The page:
Saving enough does not mean you’re saving right

Jayant and Priyanka Poogalia learnt that saving in a disciplined manner isn't enough

Nidhi Sinha
Updated31 Oct 2018, 10:51 AM IST
Jayant and Priyanka Poogalia’s primary long-term goal is saving for the education and marriage of their 8-year-old daughter Trishla. Photo: Kumar/Mint
Jayant and Priyanka Poogalia’s primary long-term goal is saving for the education and marriage of their 8-year-old daughter Trishla. Photo: Kumar/Mint

Until a few months ago, Jayant Poogalia, an IT professional, thought he was saving enough for his money box. He had investments in various assets, including equity, real estate and gold. He thought he was doing good on his own until the size of his portfolio—in terms of the number of instruments as well as the amount—became too large for him to handle on his own.

That led him to a financial adviser earlier this year. Soon after he met Swapnil Kendhe, a Sebi-registered investment adviser, he realised that there was a difference between saving enough and saving right. While he was saving as much as he could, he was not saving right—the products he had and his risk appetite were not aligned to his goals. He realised his portfolio was heavily skewed towards real estate and debt investments. “The planner helped bring a method to the madness,” said Jayant.

While his saving rate remains the same, the choice of products has changed—he has more equity now, though still limited when seen as a percentage of his portfolio. He plans to gradually increase equity exposure through mutual funds.

For Jayant, saving itself was never a problem. He followed the principles of “saving for a rainy day” and “living within one’s means” that he had learnt from his parents. In the 10-15 years of his working life before he got into a plan, Jayant chose to aggressively invest in traditional instruments such as Public Provident Fund (PPF), real estate and gold. Though he had equity investments too, it was not a large part of his portfolio.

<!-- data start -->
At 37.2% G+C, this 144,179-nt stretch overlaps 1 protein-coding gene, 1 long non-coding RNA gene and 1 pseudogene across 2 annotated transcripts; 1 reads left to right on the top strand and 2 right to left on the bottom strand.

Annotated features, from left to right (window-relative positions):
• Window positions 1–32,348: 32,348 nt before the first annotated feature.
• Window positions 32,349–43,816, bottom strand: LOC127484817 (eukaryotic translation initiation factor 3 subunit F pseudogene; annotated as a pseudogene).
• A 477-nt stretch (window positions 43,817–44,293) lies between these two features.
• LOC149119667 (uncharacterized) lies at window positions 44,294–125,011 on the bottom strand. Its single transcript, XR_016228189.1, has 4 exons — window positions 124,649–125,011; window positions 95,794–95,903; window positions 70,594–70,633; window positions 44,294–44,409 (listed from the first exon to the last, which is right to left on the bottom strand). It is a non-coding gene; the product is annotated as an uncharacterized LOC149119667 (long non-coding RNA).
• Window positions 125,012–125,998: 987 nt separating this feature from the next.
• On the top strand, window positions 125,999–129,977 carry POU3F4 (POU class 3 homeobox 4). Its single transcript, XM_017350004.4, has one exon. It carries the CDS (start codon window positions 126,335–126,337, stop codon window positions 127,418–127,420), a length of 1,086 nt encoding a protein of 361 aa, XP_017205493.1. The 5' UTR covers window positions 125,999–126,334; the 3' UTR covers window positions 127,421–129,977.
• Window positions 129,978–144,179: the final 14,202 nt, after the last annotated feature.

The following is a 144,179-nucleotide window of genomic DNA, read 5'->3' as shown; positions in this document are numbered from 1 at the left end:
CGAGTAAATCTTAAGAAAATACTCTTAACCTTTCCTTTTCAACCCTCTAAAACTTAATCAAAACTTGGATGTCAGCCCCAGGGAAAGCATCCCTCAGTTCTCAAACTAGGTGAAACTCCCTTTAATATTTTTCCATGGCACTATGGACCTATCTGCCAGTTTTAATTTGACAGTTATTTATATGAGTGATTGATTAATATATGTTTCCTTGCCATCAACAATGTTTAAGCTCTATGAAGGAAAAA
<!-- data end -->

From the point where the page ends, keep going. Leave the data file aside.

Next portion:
“Jayant has always been a disciplined saver. Financial planning put a structure to what he was doing earlier. He had 22 different equity funds in his portfolio. We brought the number down to 7,” said Kendhe.

While Jayant was happy with his equity returns, little did he know that he was not putting enough in the asset class. “I started investing in the markets almost unconsciously. I even managed to invest when the markets were reeling under the 2008 crisis and made significant gains,” said Poogalia. He also bought real estate during this period. His wife, Priyanka Poogalia, doesn’t actively participate in the family’s finances.

The couple’s primary long-term goal is saving for the education and marriage of their 8-year-old daughter Trishla. “We have only one daughter and we want to do our best for her,” said Jayant. Kendhe helped him realign his investments and move some of his debt investments to equity mutual funds. The planner also noticed that most of Jayant’s equity investments were in mid-caps, which are considered riskier than large-caps. He invests in large-cap funds for his goals related to his daughter. All his mutual fund investments are now into direct plans. “Though he was a DIY investor, all his mutual fund investments were in regular plans. We shifted him to direct plans which saved him a significant amount of money he was losing in commissions,” said Kendhe.

His other long-term goal, retirement, is being serviced through a combination of PPF, which he already had, and mid- as well as large-cap mutual funds.

For his short-term goals of taking a vacation abroad in 2019 and buying a car, he invests in ultra short-term liquid funds and liquid funds.

While Jayant had term insurance before he met the planner, it was not enough. The sum assured was enhanced and he was made to surrender some of the traditional endowment and money-back policies he had. “One of the best parts of having a planner is that you don’t have to make calculations and a lot of decisions depend on these,” said Jayant, referring to the surrender cost of policies. The planner also asked them to buy a basic family floater policy and get a high sum insured with a top-up plan.

Jayant now believes in marrying the basics of savings he learnt from his parents with the investment strategy of the planner. “Now he understands the basics of money management and practicalities of investing (like focus on asset allocation instead of returns) with more clarity,” said Kendhe. Jayant feels he is now in control of his financial life like he had never been before.

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First Published:31 Oct 2018, 10:51 AM IST
Homemoneypersonal-financeSaving enough does not mean you’re saving right

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